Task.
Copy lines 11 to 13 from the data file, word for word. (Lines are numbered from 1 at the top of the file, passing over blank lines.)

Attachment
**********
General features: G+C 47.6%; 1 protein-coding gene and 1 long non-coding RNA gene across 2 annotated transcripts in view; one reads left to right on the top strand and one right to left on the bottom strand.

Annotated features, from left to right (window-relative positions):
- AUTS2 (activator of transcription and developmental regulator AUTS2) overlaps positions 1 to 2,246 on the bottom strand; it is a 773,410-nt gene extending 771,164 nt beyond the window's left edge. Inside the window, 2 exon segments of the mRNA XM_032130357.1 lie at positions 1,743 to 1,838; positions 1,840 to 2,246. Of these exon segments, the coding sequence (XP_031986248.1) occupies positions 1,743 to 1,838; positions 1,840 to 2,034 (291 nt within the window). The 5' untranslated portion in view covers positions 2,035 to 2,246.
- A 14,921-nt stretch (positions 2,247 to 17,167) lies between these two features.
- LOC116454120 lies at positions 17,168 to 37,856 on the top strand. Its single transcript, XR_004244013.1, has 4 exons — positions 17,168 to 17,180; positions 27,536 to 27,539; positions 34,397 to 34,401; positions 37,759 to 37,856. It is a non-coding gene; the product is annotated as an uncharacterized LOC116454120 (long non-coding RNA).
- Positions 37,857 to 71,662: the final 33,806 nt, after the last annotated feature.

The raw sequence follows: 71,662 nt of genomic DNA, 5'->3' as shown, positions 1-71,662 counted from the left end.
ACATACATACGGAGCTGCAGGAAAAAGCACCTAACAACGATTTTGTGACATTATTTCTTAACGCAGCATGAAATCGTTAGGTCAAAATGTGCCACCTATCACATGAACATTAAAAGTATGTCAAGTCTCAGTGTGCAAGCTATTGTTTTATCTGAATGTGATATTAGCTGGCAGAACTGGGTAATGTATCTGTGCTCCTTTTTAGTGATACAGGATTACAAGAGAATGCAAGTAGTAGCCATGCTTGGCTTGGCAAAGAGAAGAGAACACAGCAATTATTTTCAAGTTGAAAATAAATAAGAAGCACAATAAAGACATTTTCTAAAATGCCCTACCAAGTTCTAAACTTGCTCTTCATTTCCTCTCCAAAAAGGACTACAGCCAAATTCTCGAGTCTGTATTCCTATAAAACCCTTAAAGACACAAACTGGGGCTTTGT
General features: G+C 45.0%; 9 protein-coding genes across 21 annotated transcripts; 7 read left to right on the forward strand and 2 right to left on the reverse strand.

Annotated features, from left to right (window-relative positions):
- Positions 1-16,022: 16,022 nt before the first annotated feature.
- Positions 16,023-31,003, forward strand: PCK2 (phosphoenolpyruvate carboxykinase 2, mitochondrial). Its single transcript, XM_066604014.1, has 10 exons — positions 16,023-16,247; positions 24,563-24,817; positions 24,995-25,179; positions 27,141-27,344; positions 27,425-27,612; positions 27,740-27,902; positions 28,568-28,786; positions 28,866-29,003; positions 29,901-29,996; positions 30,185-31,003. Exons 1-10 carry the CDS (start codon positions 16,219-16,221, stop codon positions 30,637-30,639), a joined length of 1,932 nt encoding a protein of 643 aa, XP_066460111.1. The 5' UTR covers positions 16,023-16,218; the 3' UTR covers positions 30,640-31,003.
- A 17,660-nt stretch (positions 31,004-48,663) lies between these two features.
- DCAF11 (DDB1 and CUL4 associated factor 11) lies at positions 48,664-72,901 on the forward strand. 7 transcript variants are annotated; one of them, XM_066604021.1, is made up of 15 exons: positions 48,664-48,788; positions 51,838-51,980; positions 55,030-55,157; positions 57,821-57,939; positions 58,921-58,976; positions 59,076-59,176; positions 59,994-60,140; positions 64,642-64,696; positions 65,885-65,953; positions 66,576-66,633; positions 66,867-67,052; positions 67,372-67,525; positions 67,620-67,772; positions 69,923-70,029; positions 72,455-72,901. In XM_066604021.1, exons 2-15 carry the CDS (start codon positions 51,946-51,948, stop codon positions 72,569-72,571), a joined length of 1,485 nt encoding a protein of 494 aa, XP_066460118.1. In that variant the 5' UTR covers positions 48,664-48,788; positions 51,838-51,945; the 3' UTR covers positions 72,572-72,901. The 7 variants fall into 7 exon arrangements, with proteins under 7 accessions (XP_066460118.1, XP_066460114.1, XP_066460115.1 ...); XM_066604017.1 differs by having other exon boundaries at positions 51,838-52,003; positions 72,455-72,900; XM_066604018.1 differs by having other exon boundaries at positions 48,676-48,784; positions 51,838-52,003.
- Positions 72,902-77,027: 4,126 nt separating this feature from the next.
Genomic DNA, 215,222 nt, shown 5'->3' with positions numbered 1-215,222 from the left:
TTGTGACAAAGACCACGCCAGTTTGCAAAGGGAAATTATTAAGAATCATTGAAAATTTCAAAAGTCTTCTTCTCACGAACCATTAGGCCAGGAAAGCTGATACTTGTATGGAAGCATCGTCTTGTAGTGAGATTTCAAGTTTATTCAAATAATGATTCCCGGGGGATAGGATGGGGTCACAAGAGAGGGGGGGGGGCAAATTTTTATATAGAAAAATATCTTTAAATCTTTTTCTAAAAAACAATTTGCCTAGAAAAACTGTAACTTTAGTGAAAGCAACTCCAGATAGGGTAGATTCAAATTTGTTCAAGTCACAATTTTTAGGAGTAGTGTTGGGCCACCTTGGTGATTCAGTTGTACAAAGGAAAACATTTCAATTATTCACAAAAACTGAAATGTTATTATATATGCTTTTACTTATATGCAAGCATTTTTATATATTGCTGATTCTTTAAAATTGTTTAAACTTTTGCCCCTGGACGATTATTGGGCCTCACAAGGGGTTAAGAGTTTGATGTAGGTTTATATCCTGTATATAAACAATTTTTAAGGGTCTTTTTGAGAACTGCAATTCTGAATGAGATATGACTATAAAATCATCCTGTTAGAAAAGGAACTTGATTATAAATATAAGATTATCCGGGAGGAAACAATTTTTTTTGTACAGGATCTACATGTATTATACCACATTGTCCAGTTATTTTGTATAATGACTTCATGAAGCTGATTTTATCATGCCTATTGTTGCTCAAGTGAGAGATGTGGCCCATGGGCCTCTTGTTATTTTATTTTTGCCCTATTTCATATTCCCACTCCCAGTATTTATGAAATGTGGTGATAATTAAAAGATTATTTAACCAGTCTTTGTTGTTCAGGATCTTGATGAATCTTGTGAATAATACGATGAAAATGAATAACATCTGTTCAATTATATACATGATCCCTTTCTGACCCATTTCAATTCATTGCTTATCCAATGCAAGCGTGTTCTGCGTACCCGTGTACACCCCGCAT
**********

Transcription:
- Positions 1-16,022: 16,022 nt before the first annotated feature.
- Positions 16,023-31,003, forward strand: PCK2 (phosphoenolpyruvate carboxykinase 2, mitochondrial). Its single transcript, XM_066604014.1, has 10 exons — positions 16,023-16,247; positions 24,563-24,817; positions 24,995-25,179; positions 27,141-27,344; positions 27,425-27,612; positions 27,740-27,902; positions 28,568-28,786; positions 28,866-29,003; positions 29,901-29,996; positions 30,185-31,003. Exons 1-10 carry the CDS (start codon positions 16,219-16,221, stop codon positions 30,637-30,639), a joined length of 1,932 nt encoding a protein of 643 aa, XP_066460111.1. The 5' UTR covers positions 16,023-16,218; the 3' UTR covers positions 30,640-31,003.
- A 17,660-nt stretch (positions 31,004-48,663) lies between these two features.